For the first time ever, the United States Lighthouse Society has issued a public appeal for help in raising $50,000 in order to receive a matching grant of $50,000 for the final phase of the restoration of Washington State’s Point No Point Lighthouse.
The national nonprofit group, which manages the Point No Point Lighthouse, has been offered a grant of $50,000 to help restore the historic light station, but they can only receive the money if they also raise an additional $50,000. And they need to raise the money by the end of June.
So far the group has only been able to raise a little over $10,000, so they have a long way to go and very little time to do it.
The money is needed for the third and final phase of the restoration of the light station that addresses the exterior of the keeper’s house, which is the most expensive part of the restoration.
Over $200,000 has already been spent to upgrade the facility, and now the lighthouse group is so close to completion, but yet so far.
“It would be a shame to lose that large amount of money because we couldn’t meet the match,” said Jeff Gales, executive director of the U.S. Lighthouse Society.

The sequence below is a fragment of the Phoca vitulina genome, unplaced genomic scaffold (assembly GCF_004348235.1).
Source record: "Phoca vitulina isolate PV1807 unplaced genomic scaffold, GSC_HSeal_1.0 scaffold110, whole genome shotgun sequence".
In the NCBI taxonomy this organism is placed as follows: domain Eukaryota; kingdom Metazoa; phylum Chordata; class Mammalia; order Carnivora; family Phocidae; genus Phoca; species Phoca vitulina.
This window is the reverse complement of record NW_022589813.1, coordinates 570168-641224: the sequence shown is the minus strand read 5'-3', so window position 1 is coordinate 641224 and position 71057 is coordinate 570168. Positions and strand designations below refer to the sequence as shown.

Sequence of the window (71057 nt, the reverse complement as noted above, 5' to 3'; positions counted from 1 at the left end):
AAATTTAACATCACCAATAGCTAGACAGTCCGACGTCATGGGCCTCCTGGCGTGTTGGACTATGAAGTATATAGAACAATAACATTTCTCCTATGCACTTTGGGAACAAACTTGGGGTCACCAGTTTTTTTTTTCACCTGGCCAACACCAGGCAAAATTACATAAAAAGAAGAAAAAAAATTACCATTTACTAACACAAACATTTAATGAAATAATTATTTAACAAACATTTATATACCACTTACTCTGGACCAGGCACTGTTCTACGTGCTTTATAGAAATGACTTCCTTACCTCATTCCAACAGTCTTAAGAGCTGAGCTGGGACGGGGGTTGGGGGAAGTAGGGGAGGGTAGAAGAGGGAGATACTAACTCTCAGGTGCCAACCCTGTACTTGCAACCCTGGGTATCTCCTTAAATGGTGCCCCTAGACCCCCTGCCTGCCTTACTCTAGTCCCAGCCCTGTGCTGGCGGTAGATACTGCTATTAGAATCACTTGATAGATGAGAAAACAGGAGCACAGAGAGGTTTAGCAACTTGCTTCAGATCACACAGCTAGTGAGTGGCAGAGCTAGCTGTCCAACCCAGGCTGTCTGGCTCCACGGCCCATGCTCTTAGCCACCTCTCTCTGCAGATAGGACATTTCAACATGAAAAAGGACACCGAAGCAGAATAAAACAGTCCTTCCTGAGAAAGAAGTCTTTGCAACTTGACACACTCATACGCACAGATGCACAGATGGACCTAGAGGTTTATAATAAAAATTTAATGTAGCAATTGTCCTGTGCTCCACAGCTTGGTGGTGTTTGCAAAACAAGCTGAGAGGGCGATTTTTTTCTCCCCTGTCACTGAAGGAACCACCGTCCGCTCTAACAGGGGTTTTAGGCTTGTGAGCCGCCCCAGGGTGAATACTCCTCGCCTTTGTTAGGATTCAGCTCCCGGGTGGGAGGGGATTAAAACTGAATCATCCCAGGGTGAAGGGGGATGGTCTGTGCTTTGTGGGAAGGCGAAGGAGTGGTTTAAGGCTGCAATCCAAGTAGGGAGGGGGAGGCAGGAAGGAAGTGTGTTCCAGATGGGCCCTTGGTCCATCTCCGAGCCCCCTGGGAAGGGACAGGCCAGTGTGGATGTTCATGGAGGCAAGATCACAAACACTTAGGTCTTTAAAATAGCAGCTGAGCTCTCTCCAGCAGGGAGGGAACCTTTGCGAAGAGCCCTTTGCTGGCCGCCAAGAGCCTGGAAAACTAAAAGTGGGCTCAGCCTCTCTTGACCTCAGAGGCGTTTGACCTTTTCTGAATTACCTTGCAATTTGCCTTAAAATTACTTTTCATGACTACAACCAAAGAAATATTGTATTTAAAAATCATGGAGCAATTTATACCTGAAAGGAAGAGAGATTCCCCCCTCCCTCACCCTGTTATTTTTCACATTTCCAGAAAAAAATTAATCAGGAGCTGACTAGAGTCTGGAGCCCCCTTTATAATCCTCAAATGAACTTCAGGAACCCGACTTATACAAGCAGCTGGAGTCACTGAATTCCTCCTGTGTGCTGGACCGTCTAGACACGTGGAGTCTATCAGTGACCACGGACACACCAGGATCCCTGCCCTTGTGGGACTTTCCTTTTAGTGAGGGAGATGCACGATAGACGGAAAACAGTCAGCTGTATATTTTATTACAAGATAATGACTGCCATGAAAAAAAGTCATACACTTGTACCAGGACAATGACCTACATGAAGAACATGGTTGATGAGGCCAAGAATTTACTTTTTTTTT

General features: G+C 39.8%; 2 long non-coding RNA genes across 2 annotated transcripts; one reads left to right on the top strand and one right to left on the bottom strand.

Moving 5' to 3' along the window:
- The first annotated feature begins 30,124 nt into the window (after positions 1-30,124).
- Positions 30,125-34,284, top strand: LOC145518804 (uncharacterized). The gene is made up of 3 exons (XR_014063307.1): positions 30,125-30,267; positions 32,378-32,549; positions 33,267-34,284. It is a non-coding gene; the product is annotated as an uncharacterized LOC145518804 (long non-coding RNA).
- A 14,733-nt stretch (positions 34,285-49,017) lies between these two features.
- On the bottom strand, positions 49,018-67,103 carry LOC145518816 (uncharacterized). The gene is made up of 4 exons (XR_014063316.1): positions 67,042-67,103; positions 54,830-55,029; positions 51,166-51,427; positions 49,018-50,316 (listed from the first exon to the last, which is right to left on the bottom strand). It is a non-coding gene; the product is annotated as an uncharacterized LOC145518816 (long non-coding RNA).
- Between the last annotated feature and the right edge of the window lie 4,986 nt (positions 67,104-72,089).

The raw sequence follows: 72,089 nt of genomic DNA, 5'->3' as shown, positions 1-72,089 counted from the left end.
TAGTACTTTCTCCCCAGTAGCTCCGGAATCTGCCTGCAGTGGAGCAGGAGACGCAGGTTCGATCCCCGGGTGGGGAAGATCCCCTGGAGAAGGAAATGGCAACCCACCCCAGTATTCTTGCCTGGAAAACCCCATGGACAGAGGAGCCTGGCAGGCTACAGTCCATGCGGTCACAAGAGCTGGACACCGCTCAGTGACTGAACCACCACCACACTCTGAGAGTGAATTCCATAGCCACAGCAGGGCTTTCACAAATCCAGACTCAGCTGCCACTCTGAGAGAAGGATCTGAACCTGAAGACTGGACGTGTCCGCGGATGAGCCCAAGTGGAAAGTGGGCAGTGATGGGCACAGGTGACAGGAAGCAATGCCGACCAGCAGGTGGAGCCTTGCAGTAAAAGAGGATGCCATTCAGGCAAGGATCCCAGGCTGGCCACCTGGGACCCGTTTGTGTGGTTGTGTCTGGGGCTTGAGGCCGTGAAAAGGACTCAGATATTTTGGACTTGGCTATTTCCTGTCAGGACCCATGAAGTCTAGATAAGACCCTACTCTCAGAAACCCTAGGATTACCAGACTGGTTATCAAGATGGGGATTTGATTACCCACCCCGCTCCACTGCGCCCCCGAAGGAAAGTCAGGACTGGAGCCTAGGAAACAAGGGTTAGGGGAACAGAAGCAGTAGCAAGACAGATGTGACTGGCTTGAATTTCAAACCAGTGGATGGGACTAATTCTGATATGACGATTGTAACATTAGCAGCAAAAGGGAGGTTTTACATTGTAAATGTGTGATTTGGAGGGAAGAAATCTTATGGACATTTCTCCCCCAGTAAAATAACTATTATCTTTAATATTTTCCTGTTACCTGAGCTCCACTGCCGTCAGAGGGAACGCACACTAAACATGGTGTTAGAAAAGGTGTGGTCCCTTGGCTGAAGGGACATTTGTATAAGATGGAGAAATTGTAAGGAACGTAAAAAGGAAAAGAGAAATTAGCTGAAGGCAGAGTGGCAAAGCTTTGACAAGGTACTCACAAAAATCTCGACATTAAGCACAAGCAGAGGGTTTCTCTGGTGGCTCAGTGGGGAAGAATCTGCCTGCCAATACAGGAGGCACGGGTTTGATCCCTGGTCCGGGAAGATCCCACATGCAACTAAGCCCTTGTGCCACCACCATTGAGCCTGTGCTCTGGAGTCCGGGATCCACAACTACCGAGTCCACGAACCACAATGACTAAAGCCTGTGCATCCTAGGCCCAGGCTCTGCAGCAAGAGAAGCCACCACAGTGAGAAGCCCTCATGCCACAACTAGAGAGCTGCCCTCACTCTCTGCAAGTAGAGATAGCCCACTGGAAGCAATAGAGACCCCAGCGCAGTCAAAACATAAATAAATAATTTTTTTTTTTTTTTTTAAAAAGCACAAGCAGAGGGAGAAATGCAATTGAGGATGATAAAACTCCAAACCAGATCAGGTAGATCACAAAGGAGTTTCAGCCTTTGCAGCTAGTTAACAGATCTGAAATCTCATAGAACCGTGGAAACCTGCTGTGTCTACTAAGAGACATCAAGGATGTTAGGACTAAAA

As an extra incentive, donors of $500 or more will have their names permanently displayed on a plaque at the lighthouse and they can also request a discount for an overnight stay.
However every donation, regardless of the amount, is important to achieve their goal.
The Point No Point Lighthouse was established on the west side of Puget Sound in Hansville, Washington in 1879 and automated in 1977. The lighthouse station is now also the headquarters to the United States Lighthouse Society, which rents out the keeper’s house for overnight stays. The station’s workshop is now a gift shop with rotating museum exhibits.
Donations, which in most cases are tax deductible, can be mailed to the United States Lighthouse Society, 9005 Point No Point Road, Hansville, WA 98340. Donations can also be made by credit card by calling the U.S. Lighthouse Society at (415)362-7255.
This story appeared in the
May/Jun 2013 edition of Lighthouse Digest Magazine. The print edition contains more stories than our internet edition, and each story generally contains more photographs - often many more - in the print edition. For subscription information about the print edition, click here.
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